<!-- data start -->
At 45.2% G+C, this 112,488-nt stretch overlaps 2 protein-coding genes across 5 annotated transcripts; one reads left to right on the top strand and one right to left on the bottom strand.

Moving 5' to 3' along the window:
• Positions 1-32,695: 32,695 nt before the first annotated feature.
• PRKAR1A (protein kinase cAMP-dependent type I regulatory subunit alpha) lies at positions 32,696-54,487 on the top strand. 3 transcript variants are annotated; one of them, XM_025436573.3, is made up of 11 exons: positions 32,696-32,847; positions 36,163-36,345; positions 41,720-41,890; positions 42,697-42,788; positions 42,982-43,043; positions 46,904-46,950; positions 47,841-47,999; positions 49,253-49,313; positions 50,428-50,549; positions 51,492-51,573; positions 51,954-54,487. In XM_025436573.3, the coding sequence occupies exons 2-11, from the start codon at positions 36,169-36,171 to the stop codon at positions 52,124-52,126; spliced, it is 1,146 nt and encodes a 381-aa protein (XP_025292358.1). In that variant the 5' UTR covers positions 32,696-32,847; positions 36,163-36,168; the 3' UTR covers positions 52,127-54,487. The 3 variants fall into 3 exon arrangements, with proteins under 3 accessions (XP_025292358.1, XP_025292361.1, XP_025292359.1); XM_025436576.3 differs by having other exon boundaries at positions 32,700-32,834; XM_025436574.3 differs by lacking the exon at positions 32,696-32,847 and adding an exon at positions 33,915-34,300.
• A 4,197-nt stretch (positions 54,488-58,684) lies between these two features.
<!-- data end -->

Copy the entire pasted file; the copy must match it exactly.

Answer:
At 45.2% G+C, this 112,488-nt stretch overlaps 2 protein-coding genes across 5 annotated transcripts; one reads left to right on the top strand and one right to left on the bottom strand.

Moving 5' to 3' along the window:
• Positions 1-32,695: 32,695 nt before the first annotated feature.
• PRKAR1A (protein kinase cAMP-dependent type I regulatory subunit alpha) lies at positions 32,696-54,487 on the top strand. 3 transcript variants are annotated; one of them, XM_025436573.3, is made up of 11 exons: positions 32,696-32,847; positions 36,163-36,345; positions 41,720-41,890; positions 42,697-42,788; positions 42,982-43,043; positions 46,904-46,950; positions 47,841-47,999; positions 49,253-49,313; positions 50,428-50,549; positions 51,492-51,573; positions 51,954-54,487. In XM_025436573.3, the coding sequence occupies exons 2-11, from the start codon at positions 36,169-36,171 to the stop codon at positions 52,124-52,126; spliced, it is 1,146 nt and encodes a 381-aa protein (XP_025292358.1). In that variant the 5' UTR covers positions 32,696-32,847; positions 36,163-36,168; the 3' UTR covers positions 52,127-54,487. The 3 variants fall into 3 exon arrangements, with proteins under 3 accessions (XP_025292358.1, XP_025292361.1, XP_025292359.1); XM_025436576.3 differs by having other exon boundaries at positions 32,700-32,834; XM_025436574.3 differs by lacking the exon at positions 32,696-32,847 and adding an exon at positions 33,915-34,300.
• A 4,197-nt stretch (positions 54,488-58,684) lies between these two features.